Mary Magdalene, or Mary from Magdala, is one of a host of women named “Mary” in the New Testament – Mary the mother of our Lord, Mary of Bethany, John Mark’s mother, and others. Mary is the English form of the Hebrew name “Miriam”, clearly very popular amongst first-century Jews. This is unsurprising: they named their daughters after the Miriam who, along with her brothers Moses and Aaron, led the people of Israel out of Egypt. When they had crossed the Red Sea, it was Miriam who led the people in a song praising God for their salvation (Exodus 15.20ff).
The plethora of Mary’s (or Miriam’s) in the gospels has led to some confusion, particularly between Mary Magdalene and Mary of Bethany. However, the gospel writers clearly differentiate these two women by their home towns. Magdala is in Galilee, some 120km north of Bethany which is about three kilometres from Jerusalem. We can trace the confusion back to Pope Gregory the Great. In an Easter sermon at the end of the sixth century, Gregory conflated these two Mary’s and identified both with the “sinner” – read “prostitute” – who poured oil on Jesus’ feet (Luke 7. 36-50). Ever since, Mary Magdalene has been seen as a “reformed prostitute”, and Mary of Bethany has almost disappeared from the Church’s commemorations.
Mary of Bethany also anointed Jesus’ feet, in John’s gospel (12.3). While the action seems odd to us, in the first century it was a normal part of washing one’s feet when entering a home. Anointing someone’s feet as an act of devotion was unusual, but not unique. There is no reason to suppose that Mary of Bethany was the unnamed “prostitute”, and certainly none to equate that woman with Mary Magdalene.
So, if Mary from Magdala is not Mary of Bethany, and not the “prostitute” of Luke 7, what do we know of her? She is mentioned twelve times in the gospels, more than most other disciples. In Luke 8 she is listed as one of the women who travelled with Jesus and provided for him and the disciples “out of their resources”. This suggests she was a woman of some means who used her wealth to support Jesus’ mission. Mark makes a similar allusion to Mary and other women providing for Jesus (15.41). Luke also notes that “seven demons” had gone from Mary, an indication that Jesus had healed her in some way.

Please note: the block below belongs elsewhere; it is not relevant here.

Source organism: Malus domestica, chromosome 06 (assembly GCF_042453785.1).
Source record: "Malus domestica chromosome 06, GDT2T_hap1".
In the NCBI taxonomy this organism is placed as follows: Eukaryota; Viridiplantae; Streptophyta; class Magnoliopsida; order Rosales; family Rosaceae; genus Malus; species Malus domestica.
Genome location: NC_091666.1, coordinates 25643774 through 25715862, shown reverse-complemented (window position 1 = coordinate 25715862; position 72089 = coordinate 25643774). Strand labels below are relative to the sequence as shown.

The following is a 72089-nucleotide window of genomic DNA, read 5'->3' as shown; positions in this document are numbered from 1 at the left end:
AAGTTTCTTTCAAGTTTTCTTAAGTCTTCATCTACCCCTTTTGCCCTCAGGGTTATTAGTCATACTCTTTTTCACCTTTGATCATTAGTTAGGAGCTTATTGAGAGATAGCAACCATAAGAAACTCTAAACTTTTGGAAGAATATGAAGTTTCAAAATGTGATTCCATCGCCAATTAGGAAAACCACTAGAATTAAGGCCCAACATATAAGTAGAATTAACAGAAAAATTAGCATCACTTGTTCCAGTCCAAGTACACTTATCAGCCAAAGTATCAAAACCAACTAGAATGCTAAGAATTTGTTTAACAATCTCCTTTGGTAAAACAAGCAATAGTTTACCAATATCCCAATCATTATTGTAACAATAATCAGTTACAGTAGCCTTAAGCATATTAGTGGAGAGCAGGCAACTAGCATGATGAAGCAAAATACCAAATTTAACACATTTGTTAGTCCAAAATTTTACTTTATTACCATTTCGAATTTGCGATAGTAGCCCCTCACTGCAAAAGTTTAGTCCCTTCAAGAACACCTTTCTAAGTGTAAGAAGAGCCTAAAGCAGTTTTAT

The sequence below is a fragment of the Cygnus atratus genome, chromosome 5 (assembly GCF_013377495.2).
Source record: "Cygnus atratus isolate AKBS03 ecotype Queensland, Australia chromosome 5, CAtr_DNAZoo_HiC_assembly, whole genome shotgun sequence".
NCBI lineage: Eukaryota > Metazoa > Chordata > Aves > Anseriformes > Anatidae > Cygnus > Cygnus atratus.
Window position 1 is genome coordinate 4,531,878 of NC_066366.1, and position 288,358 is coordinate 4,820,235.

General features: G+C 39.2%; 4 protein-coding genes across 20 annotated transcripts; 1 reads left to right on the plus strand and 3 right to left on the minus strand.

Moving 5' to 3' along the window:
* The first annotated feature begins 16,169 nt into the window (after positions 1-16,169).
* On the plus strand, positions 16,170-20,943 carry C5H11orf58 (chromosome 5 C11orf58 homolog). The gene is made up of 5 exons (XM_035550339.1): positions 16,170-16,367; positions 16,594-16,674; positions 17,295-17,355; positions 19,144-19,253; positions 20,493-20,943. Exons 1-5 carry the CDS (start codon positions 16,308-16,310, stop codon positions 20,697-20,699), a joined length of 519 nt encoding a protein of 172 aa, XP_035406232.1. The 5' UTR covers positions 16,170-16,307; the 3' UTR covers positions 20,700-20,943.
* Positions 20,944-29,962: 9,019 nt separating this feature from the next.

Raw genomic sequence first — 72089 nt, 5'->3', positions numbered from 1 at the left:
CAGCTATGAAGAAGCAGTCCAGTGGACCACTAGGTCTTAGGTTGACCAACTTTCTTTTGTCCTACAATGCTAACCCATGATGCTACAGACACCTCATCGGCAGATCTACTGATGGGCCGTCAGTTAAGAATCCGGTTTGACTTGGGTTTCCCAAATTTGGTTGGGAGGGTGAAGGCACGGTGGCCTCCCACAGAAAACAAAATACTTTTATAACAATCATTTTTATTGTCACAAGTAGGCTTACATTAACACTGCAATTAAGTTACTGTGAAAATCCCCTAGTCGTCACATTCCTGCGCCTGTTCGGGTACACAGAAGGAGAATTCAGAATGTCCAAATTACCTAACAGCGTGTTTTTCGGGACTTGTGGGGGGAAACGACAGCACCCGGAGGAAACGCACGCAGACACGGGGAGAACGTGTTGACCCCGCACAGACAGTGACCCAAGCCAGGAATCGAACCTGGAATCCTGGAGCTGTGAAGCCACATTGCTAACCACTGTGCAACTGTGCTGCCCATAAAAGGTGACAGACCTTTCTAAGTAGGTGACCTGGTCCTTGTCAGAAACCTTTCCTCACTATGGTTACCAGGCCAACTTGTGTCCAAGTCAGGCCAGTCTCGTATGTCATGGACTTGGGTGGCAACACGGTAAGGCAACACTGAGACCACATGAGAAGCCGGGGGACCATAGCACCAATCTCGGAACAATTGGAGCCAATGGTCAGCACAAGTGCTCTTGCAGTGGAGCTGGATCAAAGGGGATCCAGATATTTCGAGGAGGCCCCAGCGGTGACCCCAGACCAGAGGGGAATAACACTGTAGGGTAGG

All the other references to Mary Magdalene are at Jesus’ crucifixion and resurrection. She was one of the women who were looking on as Jesus was crucified (Matthew 27.56; Mark 15.40), who observed Jesus’ burial (Matthew 27.61; Mark 15.47; John 19.25), and who discovered the empty tomb (Matthew 28.1-8; Mark 16.1-8, 9-11; Luke 24.1-10; John 20.1-2). There, at the tomb, the writer of John’s gospel gives a unique insight into Mary Magdalene and her mission.
The tomb is empty. The women and the disciples return to the city, puzzled and afraid. Mary Magdalene, however, stays by the tomb, weeping. She is met by the risen Christ (John 20.11-18). This is his first appearance after his resurrection, made not to one of the twelve, not to Peter or James or John, but to this woman disciple who, like the twelve, had travelled with him during his ministry.
Christ appears to Mary and gives her a task: “go to my brothers”. Mary goes and proclaims the resurrection to the other disciples, including the twelve. For this reason, Mary Magdalene was given the title, Apostola apostolorum, “Apostle to the apostles”. The defining characteristics of an apostle are to have seen the risen Christ and have the ministry of proclaiming his resurrection. Mary Magdalene was the first such apostle. Miriam led the people in praising God for their salvation; her namesake leads all who proclaim salvation in Christ.
Mary Magdalene is commemorated on 22 July in both Eastern and Western Churches. In celebrating her life and ministry, we give thanks for all who follow Mary Magdalene’s seminal example in contributing to the mission of the Church and in proclaiming the resurrection. In particular, we give thanks for all the women who have answered God’s call to be ministers of the Gospel, which is sometimes contrary to society’s expectations of women.
And today, we give thanks for all the women who have been ordained as priests, following in Mary Magdalene’s footsteps.Jump to next article